The Reverend Frank Schaefer, a United Methodist minister, has been convicted … let that sink in for a minute … convicted of breaking church law by officiating at the same-sex wedding of his son. And he has thirty days to surrender his credentials if he cannot bring himself to adhere to the laws of the church’s Book of Discipline, or else be defrocked and drummed out of the church.
Well, Frank Schaefer ain’t playing.
After the verdict he said he had no intention of changing his mind about the church’s teaching on homosexuality, declaring he would perform more same-sex marriages again if asked, and declaring that he has been called by God to be an advocate for LGBT rights.
“I feel I have to be an advocate, an outspoken advocate for all lesbian, gay, transgender and bisexual people.” — The Reverend Frank Schaefer
Schaefer wore a rainbow-colored scarf on the witness stand, telling it symbolized his commitment to the cause:
“I will never be silent again, this is what I have to do.”
It all began when Schaefer’s son, Tim, asked his father to perform the ceremony for him and partner. He knew he was putting his father in a difficult position by asking him to do this, but thought he’d hurt his father’s feelings if he didn’t at least try.
Reverend Schaeffer thought about it, thought about the repercussions, and then agreed to perform the ceremony, saying he did so out of love for his son, not out of any desire to flout the church’s “teachings” homosexuality.
And now he’ll continue.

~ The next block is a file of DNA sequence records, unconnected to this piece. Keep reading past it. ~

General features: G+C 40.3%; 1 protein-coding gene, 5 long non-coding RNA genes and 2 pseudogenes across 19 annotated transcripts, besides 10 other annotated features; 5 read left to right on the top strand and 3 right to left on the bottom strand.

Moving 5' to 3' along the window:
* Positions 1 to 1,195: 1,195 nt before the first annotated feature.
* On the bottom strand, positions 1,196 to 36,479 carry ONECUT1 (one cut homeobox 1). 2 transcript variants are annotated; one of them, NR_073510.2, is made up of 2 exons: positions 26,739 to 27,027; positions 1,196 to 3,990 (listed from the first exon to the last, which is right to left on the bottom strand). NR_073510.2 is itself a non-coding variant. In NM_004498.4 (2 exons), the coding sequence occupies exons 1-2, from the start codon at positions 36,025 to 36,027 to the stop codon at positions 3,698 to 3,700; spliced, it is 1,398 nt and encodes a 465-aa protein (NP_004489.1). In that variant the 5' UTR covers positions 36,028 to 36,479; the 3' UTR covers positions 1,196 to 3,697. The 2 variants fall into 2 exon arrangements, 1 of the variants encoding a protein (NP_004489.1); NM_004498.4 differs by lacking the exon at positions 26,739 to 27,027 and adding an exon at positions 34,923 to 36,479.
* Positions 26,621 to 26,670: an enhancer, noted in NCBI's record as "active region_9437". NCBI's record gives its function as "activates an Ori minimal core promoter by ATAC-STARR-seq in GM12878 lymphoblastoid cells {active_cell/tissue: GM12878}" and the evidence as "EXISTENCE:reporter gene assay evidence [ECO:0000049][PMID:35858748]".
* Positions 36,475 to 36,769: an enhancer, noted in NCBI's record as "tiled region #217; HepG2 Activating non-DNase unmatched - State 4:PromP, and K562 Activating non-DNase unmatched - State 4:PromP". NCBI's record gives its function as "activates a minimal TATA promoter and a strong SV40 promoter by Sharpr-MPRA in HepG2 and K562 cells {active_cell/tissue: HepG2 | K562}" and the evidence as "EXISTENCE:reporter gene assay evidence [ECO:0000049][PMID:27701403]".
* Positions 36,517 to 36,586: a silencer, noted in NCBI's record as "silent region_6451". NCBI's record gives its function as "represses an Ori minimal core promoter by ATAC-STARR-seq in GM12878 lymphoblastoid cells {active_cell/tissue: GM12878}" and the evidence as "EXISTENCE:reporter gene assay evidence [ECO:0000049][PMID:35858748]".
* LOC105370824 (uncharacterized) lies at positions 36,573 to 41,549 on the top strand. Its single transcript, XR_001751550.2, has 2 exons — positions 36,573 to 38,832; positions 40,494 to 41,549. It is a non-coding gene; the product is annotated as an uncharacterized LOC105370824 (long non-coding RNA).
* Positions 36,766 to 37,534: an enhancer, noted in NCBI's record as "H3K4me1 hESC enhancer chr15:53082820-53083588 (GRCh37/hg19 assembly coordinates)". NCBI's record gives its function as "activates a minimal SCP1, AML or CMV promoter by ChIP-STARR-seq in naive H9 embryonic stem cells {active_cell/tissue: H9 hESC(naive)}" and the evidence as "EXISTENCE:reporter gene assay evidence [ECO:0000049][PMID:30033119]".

“[The church] needs to stop judging people based on their sexual orientation. We have to stop the hate speech. We have to stop treating them as second-class Christians.”
After the jury pronounced its sentence, Schaefer’s supporters began overturning chairs in the courtroom — symbolizing the biblical story of Jesus overturning the tables of the money changers — and held an impromptu communion service, though at least one person was not amused.
Jon Boger, who filed the initial complaint against Schaefer, was furious by the reverend's refusal refusal to bend to the church:
“Frank Schaefer sat here and openly rebuked the United Methodist Church, its policies, standards and doctrines. He should no longer be in service as a minister of the United Methodist Church, not at Iona, not anywhere else.”
Actually, Jon, what he did was say that he performed a wedding ceremony out of love, and in doing so came to the realization that the church should stop hurting LGBT members. What Schaefer has done is take a leap forward, while the church stands firmly in the past.